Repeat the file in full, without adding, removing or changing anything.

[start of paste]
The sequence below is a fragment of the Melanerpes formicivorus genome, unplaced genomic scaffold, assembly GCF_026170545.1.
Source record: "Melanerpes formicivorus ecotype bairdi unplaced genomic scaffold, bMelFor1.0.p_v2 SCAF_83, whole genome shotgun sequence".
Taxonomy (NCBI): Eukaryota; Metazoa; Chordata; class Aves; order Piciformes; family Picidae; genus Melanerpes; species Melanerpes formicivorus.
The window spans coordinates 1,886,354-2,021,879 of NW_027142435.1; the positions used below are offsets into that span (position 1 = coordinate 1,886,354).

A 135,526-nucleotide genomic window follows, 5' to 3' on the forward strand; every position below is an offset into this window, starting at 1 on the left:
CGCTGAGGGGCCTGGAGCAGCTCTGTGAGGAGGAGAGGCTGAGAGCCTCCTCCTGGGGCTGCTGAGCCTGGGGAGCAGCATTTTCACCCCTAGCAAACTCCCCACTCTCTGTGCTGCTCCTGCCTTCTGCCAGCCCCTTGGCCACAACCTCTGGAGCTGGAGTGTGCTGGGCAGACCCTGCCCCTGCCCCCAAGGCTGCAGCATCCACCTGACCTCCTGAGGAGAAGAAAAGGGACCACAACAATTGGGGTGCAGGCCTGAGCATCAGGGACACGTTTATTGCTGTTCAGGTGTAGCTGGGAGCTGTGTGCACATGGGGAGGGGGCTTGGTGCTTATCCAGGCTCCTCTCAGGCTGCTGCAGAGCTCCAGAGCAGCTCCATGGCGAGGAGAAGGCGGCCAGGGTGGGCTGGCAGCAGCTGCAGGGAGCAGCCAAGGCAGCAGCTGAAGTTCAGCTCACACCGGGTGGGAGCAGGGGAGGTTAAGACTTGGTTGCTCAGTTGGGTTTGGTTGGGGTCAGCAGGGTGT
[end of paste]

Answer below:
The sequence below is a fragment of the Melanerpes formicivorus genome, unplaced genomic scaffold, assembly GCF_026170545.1.
Source record: "Melanerpes formicivorus ecotype bairdi unplaced genomic scaffold, bMelFor1.0.p_v2 SCAF_83, whole genome shotgun sequence".
Taxonomy (NCBI): Eukaryota; Metazoa; Chordata; class Aves; order Piciformes; family Picidae; genus Melanerpes; species Melanerpes formicivorus.
The window spans coordinates 1,886,354-2,021,879 of NW_027142435.1; the positions used below are offsets into that span (position 1 = coordinate 1,886,354).

A 135,526-nucleotide genomic window follows, 5' to 3' on the forward strand; every position below is an offset into this window, starting at 1 on the left:
CGCTGAGGGGCCTGGAGCAGCTCTGTGAGGAGGAGAGGCTGAGAGCCTCCTCCTGGGGCTGCTGAGCCTGGGGAGCAGCATTTTCACCCCTAGCAAACTCCCCACTCTCTGTGCTGCTCCTGCCTTCTGCCAGCCCCTTGGCCACAACCTCTGGAGCTGGAGTGTGCTGGGCAGACCCTGCCCCTGCCCCCAAGGCTGCAGCATCCACCTGACCTCCTGAGGAGAAGAAAAGGGACCACAACAATTGGGGTGCAGGCCTGAGCATCAGGGACACGTTTATTGCTGTTCAGGTGTAGCTGGGAGCTGTGTGCACATGGGGAGGGGGCTTGGTGCTTATCCAGGCTCCTCTCAGGCTGCTGCAGAGCTCCAGAGCAGCTCCATGGCGAGGAGAAGGCGGCCAGGGTGGGCTGGCAGCAGCTGCAGGGAGCAGCCAAGGCAGCAGCTGAAGTTCAGCTCACACCGGGTGGGAGCAGGGGAGGTTAAGACTTGGTTGCTCAGTTGGGTTTGGTTGGGGTCAGCAGGGTGT